Tikkun Magazine



What Does Sustainability Feel Like?

Ever try telling someone how to ride a bike? Or to cook your grandmother’s best dish based on her written recipe? Neither works well because “we know more than we can tell,” to quote the brilliant twentieth century polymath Michael Polanyi. The knowledge required in either case could not be reduced entirely to words. The same goes for sustainability. It is not enough to know it through words. We have to be able to feel it.

multicolored corn

A small sample of biocultural diversity: Peruvian corn. Credit: Creative Commons/ Jenny Mealing.

Tasting Biodiversity

Differences in taste and culinary preferences play a large role in sustaining agricultural diversity—a key component of sustainability. “Biocultural diversity” is a term that acknowledges this sort of interrelationship between biodiversity and culture. Thanks to decades of research by anthropologist Virginia Nazarea, we know that differences in consumers’ sweet potato preferences in the Philippines have played a key role in sustaining the crop’s diversity. Looking to our neighbors to the south, the great diversity of Mexico’s corn landraces will survive only so long as the country’s culinary diversity remains. Less than 3 percent of the 250,000 plant varieties available to agriculture are presently in use. If we wish to maintain agrobiodiversity, we must maintain cultural diversity, which includes maintaining a diversity of tastes for food.

Recently I interviewed Marisa Lucas, a community activist from Chicago of Mexican descent. Her mother came to the United States as a teenager. One of her favorite things to make, a taste passed down by her mother, is blue corn atole: a hot corn-based beverage—one of the traditional drinks of the Mexican holiday Day of the Dead. It is not hard to guess what its primary ingredient is. Nor is it a surprise to learn that you will not find blue corn at the local grocery store.“You can’t make it with #2 yellow dent,” she told me, referring to the single variety of corn blanketing thousands of square miles of the U.S. Corn Belt each growing season. “I need blue corn because that’s how mom always made it. And I personally think it tastes best with blue corn meal.” She later remarked, “If I can’t get [blue corn] I can’t make it. And if I can’t make it, I worry my kids might lose their taste for it. What will happen to plants like blue corn if all these traditional dishes go away? I guess it will go away too.” As go these tastes, feelings, and skills, so goes biological diversity.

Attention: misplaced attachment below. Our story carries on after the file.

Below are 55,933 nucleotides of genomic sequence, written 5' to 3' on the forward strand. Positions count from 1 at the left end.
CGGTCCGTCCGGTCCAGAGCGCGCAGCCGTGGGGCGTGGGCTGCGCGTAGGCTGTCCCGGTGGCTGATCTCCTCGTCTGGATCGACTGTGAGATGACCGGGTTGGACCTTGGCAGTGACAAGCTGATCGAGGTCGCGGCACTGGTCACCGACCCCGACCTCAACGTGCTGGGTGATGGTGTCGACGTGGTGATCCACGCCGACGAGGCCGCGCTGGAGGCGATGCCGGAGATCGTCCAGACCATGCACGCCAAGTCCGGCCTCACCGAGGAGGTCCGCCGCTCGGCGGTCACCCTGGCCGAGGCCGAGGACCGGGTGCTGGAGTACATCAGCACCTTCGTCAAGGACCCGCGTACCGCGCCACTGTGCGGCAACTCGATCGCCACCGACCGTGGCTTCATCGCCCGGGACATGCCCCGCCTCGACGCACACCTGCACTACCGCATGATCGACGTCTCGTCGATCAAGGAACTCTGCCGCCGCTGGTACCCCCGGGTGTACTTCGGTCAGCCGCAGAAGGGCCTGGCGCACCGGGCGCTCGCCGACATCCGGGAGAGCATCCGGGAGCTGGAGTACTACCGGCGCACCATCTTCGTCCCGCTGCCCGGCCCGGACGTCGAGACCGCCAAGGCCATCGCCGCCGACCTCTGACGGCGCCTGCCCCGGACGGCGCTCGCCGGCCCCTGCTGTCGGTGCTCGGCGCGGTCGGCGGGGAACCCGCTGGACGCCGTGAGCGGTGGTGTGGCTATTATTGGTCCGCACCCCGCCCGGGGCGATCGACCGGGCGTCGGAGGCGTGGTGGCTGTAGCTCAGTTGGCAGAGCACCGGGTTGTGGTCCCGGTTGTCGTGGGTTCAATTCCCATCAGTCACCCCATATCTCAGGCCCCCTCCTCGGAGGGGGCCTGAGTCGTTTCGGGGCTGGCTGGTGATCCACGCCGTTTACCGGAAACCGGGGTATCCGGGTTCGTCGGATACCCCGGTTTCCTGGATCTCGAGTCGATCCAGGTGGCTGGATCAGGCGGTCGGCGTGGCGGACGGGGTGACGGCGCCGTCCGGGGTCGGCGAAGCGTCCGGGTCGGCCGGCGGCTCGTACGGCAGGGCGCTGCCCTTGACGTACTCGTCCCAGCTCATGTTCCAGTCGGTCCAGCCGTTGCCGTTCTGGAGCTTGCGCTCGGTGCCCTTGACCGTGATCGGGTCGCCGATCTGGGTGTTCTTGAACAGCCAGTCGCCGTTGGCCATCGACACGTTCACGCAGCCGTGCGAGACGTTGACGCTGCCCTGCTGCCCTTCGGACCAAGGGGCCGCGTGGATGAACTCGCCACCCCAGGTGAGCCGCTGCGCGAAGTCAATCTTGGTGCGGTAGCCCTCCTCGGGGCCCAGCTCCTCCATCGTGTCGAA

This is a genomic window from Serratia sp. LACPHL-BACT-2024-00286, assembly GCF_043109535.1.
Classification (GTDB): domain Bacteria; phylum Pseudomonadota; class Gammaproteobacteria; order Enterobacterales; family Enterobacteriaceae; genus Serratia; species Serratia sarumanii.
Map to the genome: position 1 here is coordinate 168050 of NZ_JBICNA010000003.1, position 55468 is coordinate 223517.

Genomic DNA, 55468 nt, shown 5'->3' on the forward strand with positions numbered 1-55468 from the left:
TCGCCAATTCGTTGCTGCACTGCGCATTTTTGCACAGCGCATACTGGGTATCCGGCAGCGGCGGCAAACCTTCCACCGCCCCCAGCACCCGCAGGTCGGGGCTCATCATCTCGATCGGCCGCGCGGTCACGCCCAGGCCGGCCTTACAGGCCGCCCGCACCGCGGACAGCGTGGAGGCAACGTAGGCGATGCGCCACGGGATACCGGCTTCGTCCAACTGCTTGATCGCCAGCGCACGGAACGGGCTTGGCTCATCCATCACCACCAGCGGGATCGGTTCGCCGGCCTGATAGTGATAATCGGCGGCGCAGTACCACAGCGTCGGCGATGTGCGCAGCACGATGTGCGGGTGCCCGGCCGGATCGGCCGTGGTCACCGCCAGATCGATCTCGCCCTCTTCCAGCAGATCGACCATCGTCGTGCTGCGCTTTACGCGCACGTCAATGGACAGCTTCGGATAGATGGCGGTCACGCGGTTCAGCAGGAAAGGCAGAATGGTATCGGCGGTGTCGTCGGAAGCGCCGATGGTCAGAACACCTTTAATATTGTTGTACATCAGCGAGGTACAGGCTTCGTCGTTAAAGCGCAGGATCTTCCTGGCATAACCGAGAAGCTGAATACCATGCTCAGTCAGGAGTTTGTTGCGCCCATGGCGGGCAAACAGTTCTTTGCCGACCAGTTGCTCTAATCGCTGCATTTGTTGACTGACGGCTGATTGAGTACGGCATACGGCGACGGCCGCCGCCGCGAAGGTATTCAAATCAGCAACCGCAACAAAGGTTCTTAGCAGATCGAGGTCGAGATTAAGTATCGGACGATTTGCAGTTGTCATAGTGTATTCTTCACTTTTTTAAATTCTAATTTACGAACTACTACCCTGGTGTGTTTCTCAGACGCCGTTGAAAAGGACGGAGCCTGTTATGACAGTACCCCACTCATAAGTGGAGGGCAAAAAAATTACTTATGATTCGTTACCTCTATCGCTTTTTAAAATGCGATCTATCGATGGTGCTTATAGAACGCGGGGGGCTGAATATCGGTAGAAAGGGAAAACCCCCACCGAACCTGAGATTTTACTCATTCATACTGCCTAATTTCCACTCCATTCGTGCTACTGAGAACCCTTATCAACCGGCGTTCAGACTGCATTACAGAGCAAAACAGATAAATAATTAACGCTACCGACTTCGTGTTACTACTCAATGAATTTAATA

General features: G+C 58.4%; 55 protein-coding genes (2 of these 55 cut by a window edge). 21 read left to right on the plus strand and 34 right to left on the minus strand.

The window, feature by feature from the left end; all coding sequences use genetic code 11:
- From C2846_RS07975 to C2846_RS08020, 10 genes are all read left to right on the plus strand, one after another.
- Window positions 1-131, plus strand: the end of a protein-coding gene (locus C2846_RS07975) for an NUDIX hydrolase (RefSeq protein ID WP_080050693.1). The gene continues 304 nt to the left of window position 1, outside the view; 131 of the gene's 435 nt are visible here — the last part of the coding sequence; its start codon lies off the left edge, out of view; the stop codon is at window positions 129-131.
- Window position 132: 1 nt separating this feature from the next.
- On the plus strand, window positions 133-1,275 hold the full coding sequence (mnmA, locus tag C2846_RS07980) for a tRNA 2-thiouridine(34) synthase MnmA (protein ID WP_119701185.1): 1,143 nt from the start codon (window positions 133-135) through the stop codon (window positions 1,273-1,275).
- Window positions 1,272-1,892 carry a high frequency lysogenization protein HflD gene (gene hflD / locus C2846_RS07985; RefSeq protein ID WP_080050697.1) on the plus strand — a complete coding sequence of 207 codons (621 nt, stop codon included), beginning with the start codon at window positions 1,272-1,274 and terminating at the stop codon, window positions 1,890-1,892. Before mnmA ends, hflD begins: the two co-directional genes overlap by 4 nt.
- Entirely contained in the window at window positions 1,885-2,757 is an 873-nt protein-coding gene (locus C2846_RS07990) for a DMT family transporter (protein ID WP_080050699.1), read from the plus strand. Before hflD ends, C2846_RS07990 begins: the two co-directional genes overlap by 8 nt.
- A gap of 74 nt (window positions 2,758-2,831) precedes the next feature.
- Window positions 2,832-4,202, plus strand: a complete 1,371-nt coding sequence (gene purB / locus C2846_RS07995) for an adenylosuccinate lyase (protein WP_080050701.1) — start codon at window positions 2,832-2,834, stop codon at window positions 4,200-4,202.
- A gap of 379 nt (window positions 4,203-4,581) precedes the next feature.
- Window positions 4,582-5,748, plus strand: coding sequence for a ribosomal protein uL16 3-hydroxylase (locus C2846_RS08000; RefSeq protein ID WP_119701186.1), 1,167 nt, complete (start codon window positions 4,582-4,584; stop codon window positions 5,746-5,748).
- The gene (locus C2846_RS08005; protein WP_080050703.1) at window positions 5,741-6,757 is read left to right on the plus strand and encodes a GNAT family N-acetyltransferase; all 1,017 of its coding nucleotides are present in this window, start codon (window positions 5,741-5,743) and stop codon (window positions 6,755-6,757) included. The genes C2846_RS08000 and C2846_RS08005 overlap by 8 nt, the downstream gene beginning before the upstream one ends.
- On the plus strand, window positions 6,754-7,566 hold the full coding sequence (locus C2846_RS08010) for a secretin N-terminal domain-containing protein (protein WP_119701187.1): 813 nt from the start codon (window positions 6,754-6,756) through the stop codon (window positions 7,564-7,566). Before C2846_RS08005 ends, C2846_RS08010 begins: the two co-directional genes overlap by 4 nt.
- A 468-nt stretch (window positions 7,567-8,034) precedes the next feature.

Toward More Care-Full Science

The danger with science is not that scientists do not care. Every scientist I have ever met is deeply passionate about both the world and their craft. Problems arise, however, when those passions are denied, or purported to been left at lab doors. Science is said to be objective. Not so fast.

Let us begin by looking at what I call “back-end science questions”—those queries that crop up after a technology has been brought into the world, often in the context of regulation and in the language of risk assessment. I have heard scientists and politicians alike claiming how risk assessments are strictly scientific matters—an assertion that seems more like a prejudice (namely, to deny the participation of nonscientists) masquerading as a principal (science needs to be limited to scientists). Suppose it is learned that a given technology kills one person in a million. Or that it makes one person in a 1,000 terribly ill. Or that it disproportionately negatively impacts certain populations, such as infants, the sick, or the elderly. We still have to grapple with the incredibly thorny question of what level of sickness and/or death we are willing to accept in exchange for the alleged benefits of this technology—what is an acceptable level of risk, in other words. Of course, this opens up (or at least ought to open up) still further debates that scientists should not dare try answering “objectively,” such as: what are these alleged benefits? Who is most likely to gain from them? And, importantly, who is most likely to be harmed by them?

This is not about rejecting environmental science. Let’s embrace it for what it is, in all of its forms—as a storehouse of experiential knowledge. Aristotle once pointed out that although ordinary citizens lack the cobbler’s expertise in how to make good shoes, they still know when the shoe pinches. We all posses expertise toward issues of sustainability and the environment more closely, so let’s make room for ordinary citizens and cobblers alike.